Review – Argo

Review – Argo

2012, 120 mins, 15, Dir. Ben Affleck, starring Ben Affleck, Bryan Cranston and John Goodman.

Argo

Argo is Ben Affleck’s third film as a director. Having not seen his previous two, and having heard nothing but abuse related to his acting career (especially when teaming up with Michael Bay), I wasn’t really sure what to expect. But I was pleasantly surprised – Argo turns out to be a taut and intriguing slice of recent history, a thriller which takes a few liberties but has a wicked sense of humour which balances that out.

The film begins with a sequence that explains the situation in Iran in the late 1970s, which is where much of the film takes place. The USA and Britain in 1953 overthrow Iran’s Prime Minister in response to the nationalisation of the oil industry, and the Shah (or King) takes over, crushing all forms of political opposition. Two decades later there are mass protests; the Shah flees, but crowds swarm on the US Embassy. Many of the American diplomats are taken hostage, but six escape and are taken in by the Canadian Embassy. It is the job of Tony Mendez, a CIA Operative, to get them out, and he initiates a very unexpected plan; make the group pretend they are a Canadian film crew scouting for locations for a science-fiction film. It sounds almost ludicrous, and yet as fellow CIA Operative Jack O’Donnell says in the film, ‘It’s the best bad idea we have.’

Perhaps the main reason why Argo is so enjoyable is that it’s so funny. Screenwriter Chris Terrio uses the ridiculousness of the plan to craft some genuinely funny lines about the Hollywood film industry, which features prominently in Mendez’ preparation. John Chambers is his Hollywood guru, a true-life make-up artist who worked on Planet of the Apes, and satisfyingly portrayed by John Goodman. Lester Siegel, played by Alan Arkin, is the disgruntled and aged film director, past his prime, enlisted to add his name to the fake project. It is he who has some of the best dialogue: ‘If I’m going to make a fake movie, it’s going to be a fake hit.’

But it is also pacy and well-directed. There are more than a few sequences in the film which keep you on edge, the imposing Iranian officials casting a shadow of doubt over the fates of the diplomats. Affleck is a great director of tension, but it is not just edge-of-your-seat stuff that he excels in. He shows attention to detail, whether it’s the nail on the wall of the Iranian Minister for Culture that once held an (absent) picture of the overthrown Shah, or the camera angles which so faithfully recreate photographs taken in revolutionary Iran. He’s also good with actors, and gets great performances across the board from all his cast, many of whom have simply magnificent 70s moustaches (as if Tom Selleck is showing up in every reel).

Argo may be about a hostage situation, but it is certainly not a film which glorifies America. While we do care for the plight of the six hiding diplomats, the film takes great pains to emphasise that it was indeed the USA that instituted the corrupt Shah, resulting in famine and poverty, and nobody could deny it takes some (admittedly hilarious) swipes at one of its biggest national industries, the movies. Rather, Argo focuses on the strength of co-operation between countries, and does it successfully.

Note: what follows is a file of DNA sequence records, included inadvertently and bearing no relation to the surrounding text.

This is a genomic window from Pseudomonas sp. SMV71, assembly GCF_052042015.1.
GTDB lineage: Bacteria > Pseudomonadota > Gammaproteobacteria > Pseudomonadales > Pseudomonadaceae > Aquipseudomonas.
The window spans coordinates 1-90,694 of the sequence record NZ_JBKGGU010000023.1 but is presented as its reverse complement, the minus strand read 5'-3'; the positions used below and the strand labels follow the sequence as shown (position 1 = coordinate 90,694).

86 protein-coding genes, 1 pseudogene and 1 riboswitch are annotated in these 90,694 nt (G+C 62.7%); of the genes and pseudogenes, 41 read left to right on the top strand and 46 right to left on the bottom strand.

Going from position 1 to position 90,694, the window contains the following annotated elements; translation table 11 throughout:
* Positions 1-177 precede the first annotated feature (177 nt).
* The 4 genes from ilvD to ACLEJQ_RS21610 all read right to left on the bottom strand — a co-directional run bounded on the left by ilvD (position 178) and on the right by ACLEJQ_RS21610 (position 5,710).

The Six American diplomats, who in the film hide in the Canadian embassy

Inevitably, some parts of the story do change, and towards the end of the film we are given a very Hollywoodised interpretation of the events. It doesn’t matter. For a story which has not been widely told, and as a film partially about that prestigious American industry, Argo is intelligent, hilarious and suspenseful, and knows it. 

8/10

Advertisements

California food

‘You’re not still going on about California, are you?’

Well, yes, I am. And that’s because I have neglected to tell you about one of the most delectable parts of my holiday, the food. The gargantuan serving sizes of burgers, pizzas, sandwiches and pancakes acted as a strong magnet in bringing me to the USA for the third time. And so for the lip-smacking benefit of all, here’s a post on the cream of the crop of the meals I ate whilst over in America.

The first morning we were there we ventured out in search of a true American breakfast. So we settled at Denny’s, self-styled ‘America’s Diner‘, where we chowed down on pancakes, grits, french toast, eggs, bacon and countless refills of coffee. Here’s what I had that morning:

I believe the operative word for this is a ‘French Toast Slam’

And here’s a picture of all of our breakfasts. This might not seem like much to our American cousins, but this could probably feed my family for a week.

Breakfast at Denny’s

The waiters and waitresses were very helpful and courteous, stopping several times to refill our coffee from jugs that looked like they were right out of a movie. I therefore nearly started a rant straight out of Reservoir Dogs about not believing in tipping but they were all so nice in there that there was no need, and we ended up visiting Denny’s three times in total.